Besides mosquitoes, the WHO Global Brief on Vector-Borne Diseases also calls for better methods of controlling pests such as freshwater snails (responsible for the intestinal disease schistosomiasis), ticks (which spread the bacteria that cause Lyme disease), and black flies (a small gnat responsible for transmitting Onchocerciasis, a skin and eye condition also known as river blindness). However, mosquitoes remain a major focus of global efforts to reduce vector-borne disease: they are responsible for the deaths of over 1 million people every year, carrying diseases such as malaria, dengue and yellow fever, Japanese encephalitis and chikungunya.
Along with better public policy to eradicate disease-carrying bugs (or at least mitigate their effects), educational campaigns also have the potential to reduce vector-borne illnesses. WHO recommends that people living in at-risk areas take precautions to avoid insect bites, including using DEET repellents, wearing light-colored, long-sleeved clothing, and when possible staying inside after the sun goes down and insects are at their most active.
WHO reports that the most widespread vector-borne disease in the world is schistosomiasis, a condition passed to humans through contact with freshwater snails – but if individuals can limit their exposure to infested water, the chances of contracting schistosomiasis decrease greatly. Schistosomiasis can also be controlled with preventative medication – children who take regular doses of the anti-parasite drug praziquantel are far less likely to develop schistosomiasis as adults.
Other insect-borne diseases can also be prevented or treated through the use of pharmaceuticals. Japanese encephalitis, a viral illness causing brain inflammation and a fatality rate of more than 50 percent, can be avoided through vaccination. One initial vaccination and two follow-up booster shots are enough to protect a person for life from Japanese encephalitis. Unfortunately, the vaccine and follow-up shots are expensive, making them a good option for travelers but not effective enough at controlling the disease in developing countries without efficient or well-funded public health services.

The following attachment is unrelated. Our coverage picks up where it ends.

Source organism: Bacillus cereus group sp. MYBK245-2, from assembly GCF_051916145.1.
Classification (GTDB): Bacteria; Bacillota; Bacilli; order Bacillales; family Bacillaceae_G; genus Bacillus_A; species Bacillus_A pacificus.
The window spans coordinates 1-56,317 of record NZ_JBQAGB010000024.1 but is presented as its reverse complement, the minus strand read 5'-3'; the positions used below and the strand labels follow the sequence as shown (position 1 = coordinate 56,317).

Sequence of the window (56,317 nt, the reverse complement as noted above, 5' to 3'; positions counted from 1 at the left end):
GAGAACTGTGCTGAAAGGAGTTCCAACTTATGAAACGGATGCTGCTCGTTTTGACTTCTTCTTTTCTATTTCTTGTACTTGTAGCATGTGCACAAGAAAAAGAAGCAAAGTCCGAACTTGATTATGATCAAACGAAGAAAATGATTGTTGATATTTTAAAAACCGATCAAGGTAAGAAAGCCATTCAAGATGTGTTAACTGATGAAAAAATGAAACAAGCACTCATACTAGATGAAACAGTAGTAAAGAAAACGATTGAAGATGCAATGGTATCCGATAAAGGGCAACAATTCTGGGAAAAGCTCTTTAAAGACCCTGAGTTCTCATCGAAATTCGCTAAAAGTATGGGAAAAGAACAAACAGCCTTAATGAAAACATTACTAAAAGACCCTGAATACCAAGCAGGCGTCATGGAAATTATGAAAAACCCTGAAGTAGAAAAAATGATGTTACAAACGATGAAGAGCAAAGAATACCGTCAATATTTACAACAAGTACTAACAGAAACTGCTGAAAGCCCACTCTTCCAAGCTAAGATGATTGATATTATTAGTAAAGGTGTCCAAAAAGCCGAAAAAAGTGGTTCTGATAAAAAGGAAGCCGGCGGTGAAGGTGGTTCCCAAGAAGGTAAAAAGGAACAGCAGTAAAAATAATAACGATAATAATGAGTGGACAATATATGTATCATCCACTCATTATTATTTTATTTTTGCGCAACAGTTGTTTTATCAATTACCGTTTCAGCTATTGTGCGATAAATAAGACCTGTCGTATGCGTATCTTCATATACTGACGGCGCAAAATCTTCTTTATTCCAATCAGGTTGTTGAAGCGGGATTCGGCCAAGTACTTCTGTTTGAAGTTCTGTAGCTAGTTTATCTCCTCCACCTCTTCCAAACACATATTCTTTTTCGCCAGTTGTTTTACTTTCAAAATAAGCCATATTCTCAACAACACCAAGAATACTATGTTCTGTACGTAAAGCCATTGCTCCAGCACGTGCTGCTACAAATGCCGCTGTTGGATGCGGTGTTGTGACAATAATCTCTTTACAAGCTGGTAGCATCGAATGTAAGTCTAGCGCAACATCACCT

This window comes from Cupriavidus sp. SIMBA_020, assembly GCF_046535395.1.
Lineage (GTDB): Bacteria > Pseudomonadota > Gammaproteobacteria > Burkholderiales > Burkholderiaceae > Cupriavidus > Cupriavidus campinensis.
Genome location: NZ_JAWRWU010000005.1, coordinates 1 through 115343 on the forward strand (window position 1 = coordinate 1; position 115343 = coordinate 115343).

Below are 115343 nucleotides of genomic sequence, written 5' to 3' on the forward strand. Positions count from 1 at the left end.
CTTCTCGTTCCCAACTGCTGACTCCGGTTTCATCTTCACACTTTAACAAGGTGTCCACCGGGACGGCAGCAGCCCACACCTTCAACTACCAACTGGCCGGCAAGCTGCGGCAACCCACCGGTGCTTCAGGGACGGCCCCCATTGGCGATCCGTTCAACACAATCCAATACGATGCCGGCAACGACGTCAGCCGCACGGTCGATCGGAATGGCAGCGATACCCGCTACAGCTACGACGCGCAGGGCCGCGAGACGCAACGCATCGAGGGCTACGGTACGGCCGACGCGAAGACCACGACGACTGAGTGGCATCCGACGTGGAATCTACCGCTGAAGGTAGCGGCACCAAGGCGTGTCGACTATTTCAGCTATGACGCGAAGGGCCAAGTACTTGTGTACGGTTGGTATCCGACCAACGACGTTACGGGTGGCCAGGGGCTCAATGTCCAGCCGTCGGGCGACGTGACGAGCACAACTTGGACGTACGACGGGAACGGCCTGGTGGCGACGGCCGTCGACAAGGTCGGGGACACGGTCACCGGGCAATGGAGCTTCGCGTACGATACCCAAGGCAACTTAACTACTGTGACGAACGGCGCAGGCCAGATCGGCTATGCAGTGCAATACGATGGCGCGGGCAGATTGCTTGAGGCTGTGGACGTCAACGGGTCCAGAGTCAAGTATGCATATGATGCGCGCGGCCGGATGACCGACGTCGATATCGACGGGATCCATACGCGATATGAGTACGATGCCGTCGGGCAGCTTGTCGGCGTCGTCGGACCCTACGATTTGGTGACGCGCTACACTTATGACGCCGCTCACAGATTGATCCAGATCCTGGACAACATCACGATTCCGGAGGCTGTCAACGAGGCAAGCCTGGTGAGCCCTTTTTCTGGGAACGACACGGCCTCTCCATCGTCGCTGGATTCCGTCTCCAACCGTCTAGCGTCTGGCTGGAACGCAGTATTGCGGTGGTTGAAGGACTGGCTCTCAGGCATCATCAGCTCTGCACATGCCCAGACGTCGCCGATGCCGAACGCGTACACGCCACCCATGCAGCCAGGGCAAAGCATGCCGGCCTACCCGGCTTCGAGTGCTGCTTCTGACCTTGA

With its focus on vector-borne disease during World Health Day 2014, WHO has also called for countries to put more resources into entomological training – that is, developing programs in which residents can become skilled at the science of insects. More entomologists in countries struggling with vector-borne disease could lead to better disease surveillance, more effective insect control, and new solutions to limiting insects’ effect on human health. Researchers with WHO further point out that entomology training programs could be good for developing nations’ economies: vector-borne diseases take a huge toll on public health funds and the effectiveness of local work forces, and reducing those illnesses would be a boon for workplaces and the general economic market. What’s more, entomological training programs would increase employment opportunities, for both skilled teachers as well as new workers in the field.
The World Health Organization ends its Global Brief with an important warning: that we must address the problem of insect-borne diseases now, before illnesses such as malaria can grow stronger and spread further. Already, problems such as drug-resistant viral strains and environmental changes due to urbanization have led to increasing cases of disease, and death, in many parts of the world. It’s not too late to fight vector-borne illnesses, but we certainly shouldn’t wait around to get started.